The first-year anniversary of the invocation of the Emergencies Act has come and gone with a whimper not a bang.
No big-rig trucks blocking the streets for weeks near Parliament Hill like with the Freedom Convoy a year ago. No high-pressure air horns at all hours of the night. No large police presence, although it was jacked up.
No bouncy castles.
When Prime Minister Justin Trudeau invoked the act a year ago, it basically put the entire population of Canada under house arrest and without much say. The RCMP was given the power to move out the convoy, seize property, and freeze the bank accounts of all involved.
Within reason, the RCMP was handed carte-blanche powers, the complete freedom to act as it wished or thought best.
Although it might not have riled an entire nation, it came close.
While this was the first time the controversial act was brought into play, it was reminiscent of former prime minister Pierre Trudeau involving its predecessor, the War Measures Act, in the early 1970s to deal with a murderous cell of Quebec’s separatist FLQ who kidnapped a British diplomat and killed a provincial Quebec cabinet minister.
When a journalist asked how far was he prepared to go? “Just watch me,” Trudeau famously replied.
Soon there were tanks on the streets of Ottawa.
Now, on the one-year anniversary of the invocation of the Emergencies Act, anticipation is building for the release of a national inquiry’s report into the historic series of events surrounding the powers used to end the Ottawa occupation and Canada-U.S. border blockades.
So far, the occasion was being marked in a quiet way on Parliament Hill, save for a handful of Freedom Convoy protesters seen downtown on Tuesday afternoon. According to Ottawa police, a morning convoy of unspecified size “safely passed through the city without any incidents.”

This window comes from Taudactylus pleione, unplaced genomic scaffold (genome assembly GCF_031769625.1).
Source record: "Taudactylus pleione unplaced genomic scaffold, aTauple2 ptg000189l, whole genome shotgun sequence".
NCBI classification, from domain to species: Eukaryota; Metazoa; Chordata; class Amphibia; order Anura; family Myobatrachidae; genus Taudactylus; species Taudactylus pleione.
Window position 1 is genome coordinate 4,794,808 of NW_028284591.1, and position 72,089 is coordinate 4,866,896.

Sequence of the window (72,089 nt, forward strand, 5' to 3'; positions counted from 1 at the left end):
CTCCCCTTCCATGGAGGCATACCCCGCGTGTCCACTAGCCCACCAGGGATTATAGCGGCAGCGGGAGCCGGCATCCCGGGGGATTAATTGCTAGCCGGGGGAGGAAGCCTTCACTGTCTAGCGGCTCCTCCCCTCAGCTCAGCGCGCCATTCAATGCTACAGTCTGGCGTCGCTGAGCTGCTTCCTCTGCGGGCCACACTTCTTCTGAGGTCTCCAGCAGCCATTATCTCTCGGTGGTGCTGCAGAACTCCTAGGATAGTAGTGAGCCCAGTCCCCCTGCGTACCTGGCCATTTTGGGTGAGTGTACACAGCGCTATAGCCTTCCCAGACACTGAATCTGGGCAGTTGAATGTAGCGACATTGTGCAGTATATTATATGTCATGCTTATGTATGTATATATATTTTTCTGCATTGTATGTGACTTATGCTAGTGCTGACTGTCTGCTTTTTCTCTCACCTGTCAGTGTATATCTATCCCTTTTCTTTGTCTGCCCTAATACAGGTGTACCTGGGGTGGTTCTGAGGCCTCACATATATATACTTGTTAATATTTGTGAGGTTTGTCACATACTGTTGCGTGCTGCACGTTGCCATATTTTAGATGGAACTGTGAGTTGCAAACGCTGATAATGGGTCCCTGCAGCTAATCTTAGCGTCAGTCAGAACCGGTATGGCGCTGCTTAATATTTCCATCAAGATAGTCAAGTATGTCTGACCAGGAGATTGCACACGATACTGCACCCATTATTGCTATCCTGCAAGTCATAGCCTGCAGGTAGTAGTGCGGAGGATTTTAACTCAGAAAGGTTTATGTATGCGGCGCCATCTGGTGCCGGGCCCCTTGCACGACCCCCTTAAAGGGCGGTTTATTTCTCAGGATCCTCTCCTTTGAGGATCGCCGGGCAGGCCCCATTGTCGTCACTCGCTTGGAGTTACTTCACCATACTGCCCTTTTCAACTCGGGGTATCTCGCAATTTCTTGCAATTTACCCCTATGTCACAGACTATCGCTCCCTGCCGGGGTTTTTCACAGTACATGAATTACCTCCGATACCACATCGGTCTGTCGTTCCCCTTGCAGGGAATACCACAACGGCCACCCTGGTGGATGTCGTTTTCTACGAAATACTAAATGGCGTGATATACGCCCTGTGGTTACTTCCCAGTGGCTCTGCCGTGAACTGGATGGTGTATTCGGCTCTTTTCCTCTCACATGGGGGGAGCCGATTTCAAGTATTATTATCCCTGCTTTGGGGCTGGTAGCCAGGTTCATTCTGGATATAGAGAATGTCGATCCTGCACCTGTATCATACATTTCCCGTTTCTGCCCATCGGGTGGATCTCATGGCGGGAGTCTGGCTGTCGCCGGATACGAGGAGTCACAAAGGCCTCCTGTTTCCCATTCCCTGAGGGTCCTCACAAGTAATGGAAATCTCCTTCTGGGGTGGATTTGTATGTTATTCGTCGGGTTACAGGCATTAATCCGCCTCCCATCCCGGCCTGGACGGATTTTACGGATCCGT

This, of course, is a definite change from this time last year when the streets were jammed with big-rig transport trucks, inflatables, and numerous anti-Trudeau and anti-vaccine signs, as well as a couple of Confederate flags and neo-Nazi decals.
On Monday morning, however, Ottawa police and bylaw officers had issued 244 parking tickets for violating the Special Event No-Stopping Zone restrictions, while 25 vehicles had been towed from downtown streets. At least 67 Provincial Offences Notices were also issued.
Parliamentary Protective Service officers arrested two people for trespassing on Parliament Hill Saturday afternoon.
“I’m happy to say there was a number of tickets, a number of tows. For the most part, we didn’t see another convoy or occupation arrive in our city,” Ottawa Coun. Ariel Troster said Sunday.
“We are never going to allow another situation again where people take up residence in our neighbourhoods and allow harassment of everyday people.”
Newly-elected Mayor Mark Sutcliffe, who was not on council last year, told CTV News that police had reported no issues.
“As long as the protests are peaceful and as long as they are not disturbing the public in any significant way, that they are not making noise that traumatizes or triggers residents of Centretown, they’re not blocking roads or bringing vehicles in illegally, then they are welcome to demonstrate and express their opinions,” Sutcliffe told CTV.
“It’s not a large number of people and it’s not causing a lot of disruption at the moment.
“I think a lot of things are normal, business as usual.”
Meanwhile, as the public portion of the Emergencies Act inquiry has come to an end after six weeks of hearings, Commissioner Paul Rouleau said he heard enough to decide whether the Trudeau government was right to invoke the legislation for the first time in history.
Rouleau said it was clear the convoy exposed divisions and he hopes his report will help heal those wounds.
There were, by the way, 9,500 written submissions.